It’s unlikely that Haener’s path will look remotely like Purdy’s, which means he could bounce around the league a bit before finding a team that gives him an opportunity to stick as a reserve. Even so, Haener has the makings of a journeyman contributor who might be just good enough to earn an extended audition as a starter down the line.
Players passed on: Clayton Tune, QB, Houston; Dorian Thompson-Robinson, QB, UCLA
Round 7 (No. 240) — Mohamoud Diabate, LB, Utah
I wasn’t able to address the linebacker spot earlier. I do so here, and Diabate is a player Chris Pflum likes. In his prospect profile, Chris wrote:
Utah linebacker Mohamoud Diabate has a good blend of size, athleticism, and instincts to play the position at the NFL level.
Diabate is a very versatile linebacking prospect who played inside and outside as an off-ball linebacker for the Utes, as well as lining up on the line of scrimmage as an edge defender on occasion. In fact, Diabate even played out of a 3-point stance as a down defensive end as well.
Round 7 (No. 243) — Andrei Iosivas, WR, Princeton
This is a player we know has been on the Giants’ radar for a while.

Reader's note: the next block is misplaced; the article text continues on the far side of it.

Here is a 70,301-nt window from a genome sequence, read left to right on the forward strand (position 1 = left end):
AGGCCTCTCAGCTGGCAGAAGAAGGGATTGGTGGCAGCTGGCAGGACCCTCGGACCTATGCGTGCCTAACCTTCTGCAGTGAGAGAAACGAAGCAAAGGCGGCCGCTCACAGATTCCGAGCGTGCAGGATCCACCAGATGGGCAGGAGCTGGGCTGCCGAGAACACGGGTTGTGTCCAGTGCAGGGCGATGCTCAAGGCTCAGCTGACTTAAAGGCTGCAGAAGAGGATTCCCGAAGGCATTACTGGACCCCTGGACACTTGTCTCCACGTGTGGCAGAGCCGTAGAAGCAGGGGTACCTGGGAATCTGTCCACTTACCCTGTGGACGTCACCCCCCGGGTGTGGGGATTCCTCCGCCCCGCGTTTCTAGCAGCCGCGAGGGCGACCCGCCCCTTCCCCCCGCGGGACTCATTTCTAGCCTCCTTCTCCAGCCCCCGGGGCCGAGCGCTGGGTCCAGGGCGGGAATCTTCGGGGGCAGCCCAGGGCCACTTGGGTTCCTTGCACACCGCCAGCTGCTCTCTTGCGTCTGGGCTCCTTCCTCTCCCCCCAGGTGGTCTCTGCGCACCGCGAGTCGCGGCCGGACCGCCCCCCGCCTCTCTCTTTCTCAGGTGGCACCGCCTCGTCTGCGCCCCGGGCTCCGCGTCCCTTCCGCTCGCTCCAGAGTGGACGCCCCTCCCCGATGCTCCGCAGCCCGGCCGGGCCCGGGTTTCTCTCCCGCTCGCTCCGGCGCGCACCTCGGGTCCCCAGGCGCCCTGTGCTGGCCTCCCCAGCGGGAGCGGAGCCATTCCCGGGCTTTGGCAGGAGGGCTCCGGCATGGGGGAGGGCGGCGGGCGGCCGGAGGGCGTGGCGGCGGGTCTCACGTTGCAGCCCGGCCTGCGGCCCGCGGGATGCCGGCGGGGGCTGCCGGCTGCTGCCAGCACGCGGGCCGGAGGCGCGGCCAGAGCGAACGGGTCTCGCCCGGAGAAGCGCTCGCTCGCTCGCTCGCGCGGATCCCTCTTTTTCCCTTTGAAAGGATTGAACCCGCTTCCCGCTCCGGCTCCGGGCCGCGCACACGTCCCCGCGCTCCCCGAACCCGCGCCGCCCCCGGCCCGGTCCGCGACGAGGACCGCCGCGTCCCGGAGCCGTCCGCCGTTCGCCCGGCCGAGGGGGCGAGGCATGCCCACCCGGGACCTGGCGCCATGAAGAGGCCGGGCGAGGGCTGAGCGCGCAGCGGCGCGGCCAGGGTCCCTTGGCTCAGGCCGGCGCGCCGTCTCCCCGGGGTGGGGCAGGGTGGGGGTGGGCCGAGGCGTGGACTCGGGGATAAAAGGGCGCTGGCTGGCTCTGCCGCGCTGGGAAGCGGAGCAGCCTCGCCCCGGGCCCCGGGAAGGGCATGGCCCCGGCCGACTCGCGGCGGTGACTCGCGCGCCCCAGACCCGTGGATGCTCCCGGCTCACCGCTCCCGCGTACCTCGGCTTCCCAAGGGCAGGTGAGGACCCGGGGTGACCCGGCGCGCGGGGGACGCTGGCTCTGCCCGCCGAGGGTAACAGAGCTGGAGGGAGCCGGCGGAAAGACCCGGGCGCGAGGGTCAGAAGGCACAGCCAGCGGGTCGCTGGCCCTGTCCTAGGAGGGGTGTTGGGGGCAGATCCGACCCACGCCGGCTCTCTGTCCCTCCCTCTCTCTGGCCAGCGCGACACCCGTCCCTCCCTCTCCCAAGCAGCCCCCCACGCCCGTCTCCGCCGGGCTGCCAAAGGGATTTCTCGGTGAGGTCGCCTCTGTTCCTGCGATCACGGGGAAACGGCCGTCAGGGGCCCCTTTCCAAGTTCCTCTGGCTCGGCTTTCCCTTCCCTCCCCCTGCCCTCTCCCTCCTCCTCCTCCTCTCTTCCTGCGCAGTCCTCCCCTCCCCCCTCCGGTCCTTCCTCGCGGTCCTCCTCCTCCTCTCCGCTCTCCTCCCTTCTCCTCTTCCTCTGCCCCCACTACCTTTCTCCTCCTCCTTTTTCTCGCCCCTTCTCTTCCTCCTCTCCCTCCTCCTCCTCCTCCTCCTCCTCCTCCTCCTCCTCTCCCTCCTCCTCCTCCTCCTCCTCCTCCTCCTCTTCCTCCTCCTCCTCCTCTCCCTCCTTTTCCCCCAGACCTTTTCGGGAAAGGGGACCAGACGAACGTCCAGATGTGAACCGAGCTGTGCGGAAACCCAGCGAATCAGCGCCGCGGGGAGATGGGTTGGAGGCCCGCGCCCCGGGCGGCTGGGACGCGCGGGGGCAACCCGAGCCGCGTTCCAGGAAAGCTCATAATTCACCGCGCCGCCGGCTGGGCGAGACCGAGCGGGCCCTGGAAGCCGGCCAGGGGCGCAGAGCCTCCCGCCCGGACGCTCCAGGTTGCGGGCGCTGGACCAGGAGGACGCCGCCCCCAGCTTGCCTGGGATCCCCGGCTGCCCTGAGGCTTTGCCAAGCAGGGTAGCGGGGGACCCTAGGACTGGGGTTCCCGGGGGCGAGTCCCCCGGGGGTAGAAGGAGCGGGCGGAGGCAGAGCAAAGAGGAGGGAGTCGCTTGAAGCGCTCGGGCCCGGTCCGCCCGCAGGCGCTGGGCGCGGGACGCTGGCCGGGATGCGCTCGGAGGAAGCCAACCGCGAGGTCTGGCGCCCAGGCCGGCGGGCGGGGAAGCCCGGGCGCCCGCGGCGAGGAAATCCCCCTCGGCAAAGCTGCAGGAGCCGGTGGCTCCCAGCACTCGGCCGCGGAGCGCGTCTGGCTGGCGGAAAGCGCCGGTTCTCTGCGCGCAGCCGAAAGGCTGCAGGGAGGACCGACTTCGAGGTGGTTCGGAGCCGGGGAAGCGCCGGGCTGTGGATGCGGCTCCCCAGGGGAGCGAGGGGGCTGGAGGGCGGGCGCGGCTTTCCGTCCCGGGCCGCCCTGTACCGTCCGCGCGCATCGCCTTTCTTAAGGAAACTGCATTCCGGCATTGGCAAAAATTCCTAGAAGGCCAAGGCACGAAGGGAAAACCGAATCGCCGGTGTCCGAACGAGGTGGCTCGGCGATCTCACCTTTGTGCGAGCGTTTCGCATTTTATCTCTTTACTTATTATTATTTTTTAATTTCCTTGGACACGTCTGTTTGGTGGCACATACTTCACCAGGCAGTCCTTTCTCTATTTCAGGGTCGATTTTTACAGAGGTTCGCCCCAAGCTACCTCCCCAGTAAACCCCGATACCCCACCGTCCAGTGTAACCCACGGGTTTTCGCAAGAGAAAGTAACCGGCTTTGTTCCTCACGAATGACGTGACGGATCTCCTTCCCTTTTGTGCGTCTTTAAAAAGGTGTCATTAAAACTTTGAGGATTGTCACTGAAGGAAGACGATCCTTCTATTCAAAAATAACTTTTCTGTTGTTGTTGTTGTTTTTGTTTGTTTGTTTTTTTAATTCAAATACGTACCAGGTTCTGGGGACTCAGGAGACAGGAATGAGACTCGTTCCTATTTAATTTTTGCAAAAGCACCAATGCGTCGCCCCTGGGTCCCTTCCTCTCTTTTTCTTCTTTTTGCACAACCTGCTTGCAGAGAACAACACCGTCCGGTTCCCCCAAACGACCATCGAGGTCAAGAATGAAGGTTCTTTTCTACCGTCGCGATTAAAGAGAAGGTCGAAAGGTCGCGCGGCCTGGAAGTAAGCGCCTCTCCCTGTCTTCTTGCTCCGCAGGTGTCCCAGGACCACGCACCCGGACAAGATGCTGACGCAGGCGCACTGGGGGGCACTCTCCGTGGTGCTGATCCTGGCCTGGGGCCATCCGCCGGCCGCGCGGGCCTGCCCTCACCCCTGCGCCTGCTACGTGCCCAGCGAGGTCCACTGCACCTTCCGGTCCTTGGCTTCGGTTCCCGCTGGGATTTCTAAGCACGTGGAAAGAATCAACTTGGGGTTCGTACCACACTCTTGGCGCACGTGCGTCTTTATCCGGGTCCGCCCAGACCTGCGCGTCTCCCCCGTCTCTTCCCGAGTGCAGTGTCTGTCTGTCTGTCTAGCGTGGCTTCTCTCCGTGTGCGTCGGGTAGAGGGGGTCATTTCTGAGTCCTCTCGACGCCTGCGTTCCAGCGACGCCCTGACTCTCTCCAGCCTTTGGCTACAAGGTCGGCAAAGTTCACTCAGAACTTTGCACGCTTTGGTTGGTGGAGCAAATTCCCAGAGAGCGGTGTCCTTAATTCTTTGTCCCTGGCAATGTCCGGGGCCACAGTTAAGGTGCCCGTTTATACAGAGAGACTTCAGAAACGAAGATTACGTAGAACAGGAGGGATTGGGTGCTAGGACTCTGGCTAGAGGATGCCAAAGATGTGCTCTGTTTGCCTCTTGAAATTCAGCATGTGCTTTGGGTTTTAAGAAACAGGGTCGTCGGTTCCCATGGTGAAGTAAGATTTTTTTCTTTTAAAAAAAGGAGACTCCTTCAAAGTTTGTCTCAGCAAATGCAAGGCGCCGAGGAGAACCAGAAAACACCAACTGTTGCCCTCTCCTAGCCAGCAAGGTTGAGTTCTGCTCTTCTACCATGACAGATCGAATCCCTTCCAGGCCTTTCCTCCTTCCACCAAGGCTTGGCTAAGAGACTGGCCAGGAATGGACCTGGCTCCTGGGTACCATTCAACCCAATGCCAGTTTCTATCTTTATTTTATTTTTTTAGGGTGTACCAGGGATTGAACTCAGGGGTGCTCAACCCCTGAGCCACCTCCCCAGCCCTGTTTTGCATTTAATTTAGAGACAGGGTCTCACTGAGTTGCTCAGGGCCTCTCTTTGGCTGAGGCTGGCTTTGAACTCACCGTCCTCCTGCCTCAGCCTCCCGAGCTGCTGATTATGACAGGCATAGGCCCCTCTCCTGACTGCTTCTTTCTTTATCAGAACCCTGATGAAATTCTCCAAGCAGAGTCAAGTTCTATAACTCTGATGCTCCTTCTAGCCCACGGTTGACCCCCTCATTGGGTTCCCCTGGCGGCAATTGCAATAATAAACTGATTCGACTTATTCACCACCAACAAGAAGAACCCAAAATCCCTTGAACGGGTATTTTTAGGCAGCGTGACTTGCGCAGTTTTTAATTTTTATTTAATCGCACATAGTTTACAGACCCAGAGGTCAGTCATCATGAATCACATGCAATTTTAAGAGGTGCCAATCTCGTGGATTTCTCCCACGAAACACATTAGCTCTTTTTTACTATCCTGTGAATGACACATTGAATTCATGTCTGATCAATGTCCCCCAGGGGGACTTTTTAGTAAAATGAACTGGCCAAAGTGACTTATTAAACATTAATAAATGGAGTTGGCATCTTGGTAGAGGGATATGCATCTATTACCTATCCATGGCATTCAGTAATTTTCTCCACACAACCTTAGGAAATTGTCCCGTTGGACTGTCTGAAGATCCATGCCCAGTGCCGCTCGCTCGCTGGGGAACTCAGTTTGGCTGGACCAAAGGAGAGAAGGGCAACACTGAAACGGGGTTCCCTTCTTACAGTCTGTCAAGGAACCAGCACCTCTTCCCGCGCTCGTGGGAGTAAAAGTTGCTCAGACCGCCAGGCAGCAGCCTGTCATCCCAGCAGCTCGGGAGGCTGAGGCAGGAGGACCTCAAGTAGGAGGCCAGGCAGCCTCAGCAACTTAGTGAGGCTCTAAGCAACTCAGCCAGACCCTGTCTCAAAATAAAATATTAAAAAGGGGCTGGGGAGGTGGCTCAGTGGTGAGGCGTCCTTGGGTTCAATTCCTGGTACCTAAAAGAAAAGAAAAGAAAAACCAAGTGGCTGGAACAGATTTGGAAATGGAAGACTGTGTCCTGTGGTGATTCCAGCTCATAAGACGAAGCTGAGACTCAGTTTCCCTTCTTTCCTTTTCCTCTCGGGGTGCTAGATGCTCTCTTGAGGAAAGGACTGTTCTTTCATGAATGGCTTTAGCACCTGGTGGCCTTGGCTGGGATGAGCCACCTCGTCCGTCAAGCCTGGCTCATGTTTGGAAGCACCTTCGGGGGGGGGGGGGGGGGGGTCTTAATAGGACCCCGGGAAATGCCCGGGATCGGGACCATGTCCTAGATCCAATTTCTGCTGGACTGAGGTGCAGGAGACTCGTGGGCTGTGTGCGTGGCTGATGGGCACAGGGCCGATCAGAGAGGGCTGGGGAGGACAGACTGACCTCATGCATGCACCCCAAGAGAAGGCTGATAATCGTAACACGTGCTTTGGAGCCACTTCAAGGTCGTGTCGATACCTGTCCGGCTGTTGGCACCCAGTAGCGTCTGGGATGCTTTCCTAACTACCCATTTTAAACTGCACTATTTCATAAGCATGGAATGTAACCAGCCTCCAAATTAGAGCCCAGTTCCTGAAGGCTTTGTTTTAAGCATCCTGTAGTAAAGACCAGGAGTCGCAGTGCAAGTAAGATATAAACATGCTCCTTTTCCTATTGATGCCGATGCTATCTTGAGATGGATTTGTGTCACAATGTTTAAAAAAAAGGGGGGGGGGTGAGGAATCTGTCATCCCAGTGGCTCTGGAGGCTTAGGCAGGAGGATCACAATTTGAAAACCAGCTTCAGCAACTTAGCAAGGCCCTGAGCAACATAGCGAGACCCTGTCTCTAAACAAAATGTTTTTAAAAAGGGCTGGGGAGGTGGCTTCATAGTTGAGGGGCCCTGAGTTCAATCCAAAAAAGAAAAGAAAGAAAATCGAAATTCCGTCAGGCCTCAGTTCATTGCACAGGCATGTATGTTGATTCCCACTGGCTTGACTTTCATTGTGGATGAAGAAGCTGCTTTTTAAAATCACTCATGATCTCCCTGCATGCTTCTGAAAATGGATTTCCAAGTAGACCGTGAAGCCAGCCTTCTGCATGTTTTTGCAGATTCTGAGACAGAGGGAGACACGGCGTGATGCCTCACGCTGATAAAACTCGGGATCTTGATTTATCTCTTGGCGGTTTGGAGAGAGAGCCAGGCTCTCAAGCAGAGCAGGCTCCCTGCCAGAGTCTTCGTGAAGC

“I’ve known about him since early December,” Schoen told the New York Daily News. “[Odell’s agent, Zeke Sandhu] brought him up. And I thought he showed really well yesterday. He’s a big, good-looking kid. And he caught the ball well.”
Taking Iosivas here is a flier on athleticism and upside.
Selecting him also gives me a chance to recycle this podcast that includes an interview with Iosivas:
Round 7 (No. 254) — Jerrod Clark, DT, Coastal Carolina
When in doubt, draft a lineman. That is one of the ‘Big Blue View Rules for Draft Success,’ and I follow it here.
The Giants need to continue adding run-stuffing depth along the defensive front, and that is what I try to do here with this 6-4, 334-pound nose tackle.
33rd Team ranks him No. 120 on their big board and says he has “starter potential.” They write:
Clark is a big-bodied player who can be a gap 3-4 head-up nose tackle. He has solid movement skills for a guy his size. He is more a space-eater than a guy who is going to make an impact upfield. He gets pushed off the ball a little too often for a guy his size. He wants to slip blocks and that’s not his game, he is a better player when he engages and occupies the hole. Clark dips his head too much and needs to play with better vision. There is talent there but needs to play with more consistency and he will get multiple opportunities due to size.